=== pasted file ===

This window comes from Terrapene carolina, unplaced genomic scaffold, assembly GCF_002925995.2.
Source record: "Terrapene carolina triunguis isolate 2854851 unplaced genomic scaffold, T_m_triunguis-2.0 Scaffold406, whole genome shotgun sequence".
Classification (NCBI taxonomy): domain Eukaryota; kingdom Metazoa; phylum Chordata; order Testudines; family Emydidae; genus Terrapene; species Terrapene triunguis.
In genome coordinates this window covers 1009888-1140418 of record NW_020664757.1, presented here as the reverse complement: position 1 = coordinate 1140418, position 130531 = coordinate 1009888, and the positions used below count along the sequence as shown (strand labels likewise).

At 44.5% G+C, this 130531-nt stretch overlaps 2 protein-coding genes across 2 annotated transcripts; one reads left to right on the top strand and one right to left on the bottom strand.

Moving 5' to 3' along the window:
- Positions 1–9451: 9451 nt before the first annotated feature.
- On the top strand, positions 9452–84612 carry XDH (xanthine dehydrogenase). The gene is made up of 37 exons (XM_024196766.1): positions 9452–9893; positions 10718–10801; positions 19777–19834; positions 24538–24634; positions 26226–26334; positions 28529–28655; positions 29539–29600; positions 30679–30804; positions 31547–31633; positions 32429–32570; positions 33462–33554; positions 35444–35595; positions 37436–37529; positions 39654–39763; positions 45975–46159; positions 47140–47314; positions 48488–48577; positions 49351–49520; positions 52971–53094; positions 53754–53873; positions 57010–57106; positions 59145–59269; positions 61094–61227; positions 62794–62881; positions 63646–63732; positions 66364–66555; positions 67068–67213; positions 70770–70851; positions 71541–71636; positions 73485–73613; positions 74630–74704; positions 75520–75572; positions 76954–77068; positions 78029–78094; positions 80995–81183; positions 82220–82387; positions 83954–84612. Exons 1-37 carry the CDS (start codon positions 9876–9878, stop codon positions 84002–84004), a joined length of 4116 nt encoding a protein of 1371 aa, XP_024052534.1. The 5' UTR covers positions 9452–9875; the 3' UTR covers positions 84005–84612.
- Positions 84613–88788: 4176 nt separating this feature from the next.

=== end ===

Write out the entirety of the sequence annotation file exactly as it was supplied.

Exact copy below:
This window comes from Terrapene carolina, unplaced genomic scaffold, assembly GCF_002925995.2.
Source record: "Terrapene carolina triunguis isolate 2854851 unplaced genomic scaffold, T_m_triunguis-2.0 Scaffold406, whole genome shotgun sequence".
Classification (NCBI taxonomy): domain Eukaryota; kingdom Metazoa; phylum Chordata; order Testudines; family Emydidae; genus Terrapene; species Terrapene triunguis.
In genome coordinates this window covers 1009888-1140418 of record NW_020664757.1, presented here as the reverse complement: position 1 = coordinate 1140418, position 130531 = coordinate 1009888, and the positions used below count along the sequence as shown (strand labels likewise).

At 44.5% G+C, this 130531-nt stretch overlaps 2 protein-coding genes across 2 annotated transcripts; one reads left to right on the top strand and one right to left on the bottom strand.

Moving 5' to 3' along the window:
- Positions 1–9451: 9451 nt before the first annotated feature.
- On the top strand, positions 9452–84612 carry XDH (xanthine dehydrogenase). The gene is made up of 37 exons (XM_024196766.1): positions 9452–9893; positions 10718–10801; positions 19777–19834; positions 24538–24634; positions 26226–26334; positions 28529–28655; positions 29539–29600; positions 30679–30804; positions 31547–31633; positions 32429–32570; positions 33462–33554; positions 35444–35595; positions 37436–37529; positions 39654–39763; positions 45975–46159; positions 47140–47314; positions 48488–48577; positions 49351–49520; positions 52971–53094; positions 53754–53873; positions 57010–57106; positions 59145–59269; positions 61094–61227; positions 62794–62881; positions 63646–63732; positions 66364–66555; positions 67068–67213; positions 70770–70851; positions 71541–71636; positions 73485–73613; positions 74630–74704; positions 75520–75572; positions 76954–77068; positions 78029–78094; positions 80995–81183; positions 82220–82387; positions 83954–84612. Exons 1-37 carry the CDS (start codon positions 9876–9878, stop codon positions 84002–84004), a joined length of 4116 nt encoding a protein of 1371 aa, XP_024052534.1. The 5' UTR covers positions 9452–9875; the 3' UTR covers positions 84005–84612.
- Positions 84613–88788: 4176 nt separating this feature from the next.